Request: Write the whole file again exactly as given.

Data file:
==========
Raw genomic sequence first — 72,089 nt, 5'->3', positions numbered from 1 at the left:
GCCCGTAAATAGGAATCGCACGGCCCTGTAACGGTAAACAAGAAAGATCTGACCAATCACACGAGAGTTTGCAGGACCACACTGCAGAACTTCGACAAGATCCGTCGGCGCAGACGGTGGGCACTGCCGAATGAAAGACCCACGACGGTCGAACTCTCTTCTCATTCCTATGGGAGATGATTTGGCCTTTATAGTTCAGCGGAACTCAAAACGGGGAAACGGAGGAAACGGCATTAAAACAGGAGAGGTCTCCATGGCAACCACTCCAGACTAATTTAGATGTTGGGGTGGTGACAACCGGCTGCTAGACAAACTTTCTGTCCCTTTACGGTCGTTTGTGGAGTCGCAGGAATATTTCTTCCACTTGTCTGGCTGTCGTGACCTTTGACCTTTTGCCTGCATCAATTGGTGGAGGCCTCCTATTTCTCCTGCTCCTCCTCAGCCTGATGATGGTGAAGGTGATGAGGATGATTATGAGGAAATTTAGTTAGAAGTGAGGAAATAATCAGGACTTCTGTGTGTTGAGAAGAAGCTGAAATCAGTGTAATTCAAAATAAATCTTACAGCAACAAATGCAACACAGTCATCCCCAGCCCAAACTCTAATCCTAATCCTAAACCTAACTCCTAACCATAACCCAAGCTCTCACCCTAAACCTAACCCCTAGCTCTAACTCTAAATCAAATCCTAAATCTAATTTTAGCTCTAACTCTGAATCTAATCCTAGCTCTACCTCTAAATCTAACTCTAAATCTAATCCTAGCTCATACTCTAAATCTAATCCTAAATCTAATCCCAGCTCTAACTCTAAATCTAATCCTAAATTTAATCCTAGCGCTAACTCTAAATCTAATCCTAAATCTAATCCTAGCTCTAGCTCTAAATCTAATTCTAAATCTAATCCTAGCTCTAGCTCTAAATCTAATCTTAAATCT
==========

Raw genomic sequence first — 72,089 nt, 5'->3', positions numbered from 1 at the left:
GCCCGTAAATAGGAATCGCACGGCCCTGTAACGGTAAACAAGAAAGATCTGACCAATCACACGAGAGTTTGCAGGACCACACTGCAGAACTTCGACAAGATCCGTCGGCGCAGACGGTGGGCACTGCCGAATGAAAGACCCACGACGGTCGAACTCTCTTCTCATTCCTATGGGAGATGATTTGGCCTTTATAGTTCAGCGGAACTCAAAACGGGGAAACGGAGGAAACGGCATTAAAACAGGAGAGGTCTCCATGGCAACCACTCCAGACTAATTTAGATGTTGGGGTGGTGACAACCGGCTGCTAGACAAACTTTCTGTCCCTTTACGGTCGTTTGTGGAGTCGCAGGAATATTTCTTCCACTTGTCTGGCTGTCGTGACCTTTGACCTTTTGCCTGCATCAATTGGTGGAGGCCTCCTATTTCTCCTGCTCCTCCTCAGCCTGATGATGGTGAAGGTGATGAGGATGATTATGAGGAAATTTAGTTAGAAGTGAGGAAATAATCAGGACTTCTGTGTGTTGAGAAGAAGCTGAAATCAGTGTAATTCAAAATAAATCTTACAGCAACAAATGCAACACAGTCATCCCCAGCCCAAACTCTAATCCTAATCCTAAACCTAACTCCTAACCATAACCCAAGCTCTCACCCTAAACCTAACCCCTAGCTCTAACTCTAAATCAAATCCTAAATCTAATTTTAGCTCTAACTCTGAATCTAATCCTAGCTCTACCTCTAAATCTAACTCTAAATCTAATCCTAGCTCATACTCTAAATCTAATCCTAAATCTAATCCCAGCTCTAACTCTAAATCTAATCCTAAATTTAATCCTAGCGCTAACTCTAAATCTAATCCTAAATCTAATCCTAGCTCTAGCTCTAAATCTAATTCTAAATCTAATCCTAGCTCTAGCTCTAAATCTAATCTTAAATCT